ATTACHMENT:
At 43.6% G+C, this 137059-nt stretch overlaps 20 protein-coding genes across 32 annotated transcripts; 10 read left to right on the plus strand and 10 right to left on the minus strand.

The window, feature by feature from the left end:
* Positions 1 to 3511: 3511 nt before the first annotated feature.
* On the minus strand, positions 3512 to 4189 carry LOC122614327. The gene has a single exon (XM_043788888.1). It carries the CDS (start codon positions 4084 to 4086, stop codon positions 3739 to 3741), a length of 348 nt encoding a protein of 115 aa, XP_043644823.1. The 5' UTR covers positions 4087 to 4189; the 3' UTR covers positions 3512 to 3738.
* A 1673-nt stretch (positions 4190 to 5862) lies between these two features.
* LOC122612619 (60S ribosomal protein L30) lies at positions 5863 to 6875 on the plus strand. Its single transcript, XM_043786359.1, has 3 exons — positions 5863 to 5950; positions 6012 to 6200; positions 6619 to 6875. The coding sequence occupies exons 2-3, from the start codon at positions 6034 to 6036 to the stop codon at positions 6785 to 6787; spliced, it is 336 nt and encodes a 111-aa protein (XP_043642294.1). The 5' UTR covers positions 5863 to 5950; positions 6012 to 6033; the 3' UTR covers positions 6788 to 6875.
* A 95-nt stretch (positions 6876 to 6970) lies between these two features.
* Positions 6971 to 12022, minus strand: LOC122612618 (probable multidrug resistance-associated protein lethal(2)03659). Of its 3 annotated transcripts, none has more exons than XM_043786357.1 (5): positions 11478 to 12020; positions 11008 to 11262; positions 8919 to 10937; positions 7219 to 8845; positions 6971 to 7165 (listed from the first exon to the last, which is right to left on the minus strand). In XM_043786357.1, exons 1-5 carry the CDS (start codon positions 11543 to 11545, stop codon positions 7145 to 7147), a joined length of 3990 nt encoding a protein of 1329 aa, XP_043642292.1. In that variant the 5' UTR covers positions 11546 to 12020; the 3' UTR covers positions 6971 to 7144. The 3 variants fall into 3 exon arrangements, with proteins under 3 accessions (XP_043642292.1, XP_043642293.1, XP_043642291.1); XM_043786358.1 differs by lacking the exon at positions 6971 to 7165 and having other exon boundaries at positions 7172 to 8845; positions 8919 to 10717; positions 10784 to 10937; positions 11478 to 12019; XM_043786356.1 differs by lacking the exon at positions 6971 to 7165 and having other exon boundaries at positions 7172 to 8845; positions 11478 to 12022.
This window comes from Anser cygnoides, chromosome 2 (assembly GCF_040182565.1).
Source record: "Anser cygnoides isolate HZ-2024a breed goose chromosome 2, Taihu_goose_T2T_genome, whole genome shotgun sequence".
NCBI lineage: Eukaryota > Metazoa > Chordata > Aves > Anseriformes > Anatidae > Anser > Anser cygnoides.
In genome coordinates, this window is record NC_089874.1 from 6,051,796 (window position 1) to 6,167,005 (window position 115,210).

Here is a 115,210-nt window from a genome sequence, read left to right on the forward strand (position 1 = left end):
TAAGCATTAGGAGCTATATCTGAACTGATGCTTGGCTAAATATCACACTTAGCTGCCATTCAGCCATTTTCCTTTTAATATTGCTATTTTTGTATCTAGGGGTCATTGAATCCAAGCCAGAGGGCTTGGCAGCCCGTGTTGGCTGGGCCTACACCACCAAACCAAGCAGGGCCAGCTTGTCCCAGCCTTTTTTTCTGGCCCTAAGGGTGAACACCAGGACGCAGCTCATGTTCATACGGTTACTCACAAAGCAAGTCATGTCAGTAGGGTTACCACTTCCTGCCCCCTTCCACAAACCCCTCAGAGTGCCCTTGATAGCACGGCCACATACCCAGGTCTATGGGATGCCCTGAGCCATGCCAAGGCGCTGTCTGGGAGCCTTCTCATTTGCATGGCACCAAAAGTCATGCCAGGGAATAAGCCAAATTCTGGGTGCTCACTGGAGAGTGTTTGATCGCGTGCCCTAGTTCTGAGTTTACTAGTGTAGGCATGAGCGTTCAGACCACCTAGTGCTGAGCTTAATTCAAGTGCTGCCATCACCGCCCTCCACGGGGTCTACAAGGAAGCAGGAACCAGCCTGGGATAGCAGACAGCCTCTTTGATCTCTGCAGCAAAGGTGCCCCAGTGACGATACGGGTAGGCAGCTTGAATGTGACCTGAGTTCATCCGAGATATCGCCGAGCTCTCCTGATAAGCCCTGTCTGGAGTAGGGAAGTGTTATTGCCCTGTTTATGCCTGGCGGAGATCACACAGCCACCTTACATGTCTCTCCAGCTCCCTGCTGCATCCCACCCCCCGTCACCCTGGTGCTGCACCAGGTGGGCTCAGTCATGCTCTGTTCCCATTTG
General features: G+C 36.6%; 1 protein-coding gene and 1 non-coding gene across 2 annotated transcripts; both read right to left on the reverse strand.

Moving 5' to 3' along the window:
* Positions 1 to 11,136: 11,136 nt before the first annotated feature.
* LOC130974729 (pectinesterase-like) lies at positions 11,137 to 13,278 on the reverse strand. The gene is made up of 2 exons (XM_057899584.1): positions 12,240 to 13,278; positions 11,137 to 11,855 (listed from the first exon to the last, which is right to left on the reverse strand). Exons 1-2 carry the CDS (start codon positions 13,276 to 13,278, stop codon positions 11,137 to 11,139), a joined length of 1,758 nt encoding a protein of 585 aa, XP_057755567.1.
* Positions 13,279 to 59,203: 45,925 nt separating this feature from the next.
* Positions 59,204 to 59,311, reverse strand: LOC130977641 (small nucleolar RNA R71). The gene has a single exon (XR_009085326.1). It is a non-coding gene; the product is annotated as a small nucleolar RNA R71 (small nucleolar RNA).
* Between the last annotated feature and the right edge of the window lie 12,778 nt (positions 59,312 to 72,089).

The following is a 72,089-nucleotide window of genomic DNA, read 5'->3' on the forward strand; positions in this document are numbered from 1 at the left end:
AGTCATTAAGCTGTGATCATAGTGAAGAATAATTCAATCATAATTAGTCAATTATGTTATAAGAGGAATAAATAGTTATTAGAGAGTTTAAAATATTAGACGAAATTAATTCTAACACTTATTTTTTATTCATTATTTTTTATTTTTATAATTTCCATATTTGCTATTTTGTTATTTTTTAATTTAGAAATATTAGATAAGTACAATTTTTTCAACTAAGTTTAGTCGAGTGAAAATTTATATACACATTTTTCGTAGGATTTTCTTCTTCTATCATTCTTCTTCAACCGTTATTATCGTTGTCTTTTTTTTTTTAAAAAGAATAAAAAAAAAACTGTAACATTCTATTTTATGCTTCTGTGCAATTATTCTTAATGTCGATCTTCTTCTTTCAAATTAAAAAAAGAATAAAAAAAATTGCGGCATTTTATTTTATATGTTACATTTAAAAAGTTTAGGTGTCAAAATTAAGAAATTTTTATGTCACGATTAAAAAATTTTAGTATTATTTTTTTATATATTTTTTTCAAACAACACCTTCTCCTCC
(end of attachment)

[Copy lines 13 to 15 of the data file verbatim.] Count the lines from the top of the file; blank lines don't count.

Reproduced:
Here is a 115,210-nt window from a genome sequence, read left to right on the forward strand (position 1 = left end):
TAAGCATTAGGAGCTATATCTGAACTGATGCTTGGCTAAATATCACACTTAGCTGCCATTCAGCCATTTTCCTTTTAATATTGCTATTTTTGTATCTAGGGGTCATTGAATCCAAGCCAGAGGGCTTGGCAGCCCGTGTTGGCTGGGCCTACACCACCAAACCAAGCAGGGCCAGCTTGTCCCAGCCTTTTTTTCTGGCCCTAAGGGTGAACACCAGGACGCAGCTCATGTTCATACGGTTACTCACAAAGCAAGTCATGTCAGTAGGGTTACCACTTCCTGCCCCCTTCCACAAACCCCTCAGAGTGCCCTTGATAGCACGGCCACATACCCAGGTCTATGGGATGCCCTGAGCCATGCCAAGGCGCTGTCTGGGAGCCTTCTCATTTGCATGGCACCAAAAGTCATGCCAGGGAATAAGCCAAATTCTGGGTGCTCACTGGAGAGTGTTTGATCGCGTGCCCTAGTTCTGAGTTTACTAGTGTAGGCATGAGCGTTCAGACCACCTAGTGCTGAGCTTAATTCAAGTGCTGCCATCACCGCCCTCCACGGGGTCTACAAGGAAGCAGGAACCAGCCTGGGATAGCAGACAGCCTCTTTGATCTCTGCAGCAAAGGTGCCCCAGTGACGATACGGGTAGGCAGCTTGAATGTGACCTGAGTTCATCCGAGATATCGCCGAGCTCTCCTGATAAGCCCTGTCTGGAGTAGGGAAGTGTTATTGCCCTGTTTATGCCTGGCGGAGATCACACAGCCACCTTACATGTCTCTCCAGCTCCCTGCTGCATCCCACCCCCCGTCACCCTGGTGCTGCACCAGGTGGGCTCAGTCATGCTCTGTTCCCATTTG
General features: G+C 36.6%; 1 protein-coding gene and 1 non-coding gene across 2 annotated transcripts; both read right to left on the reverse strand.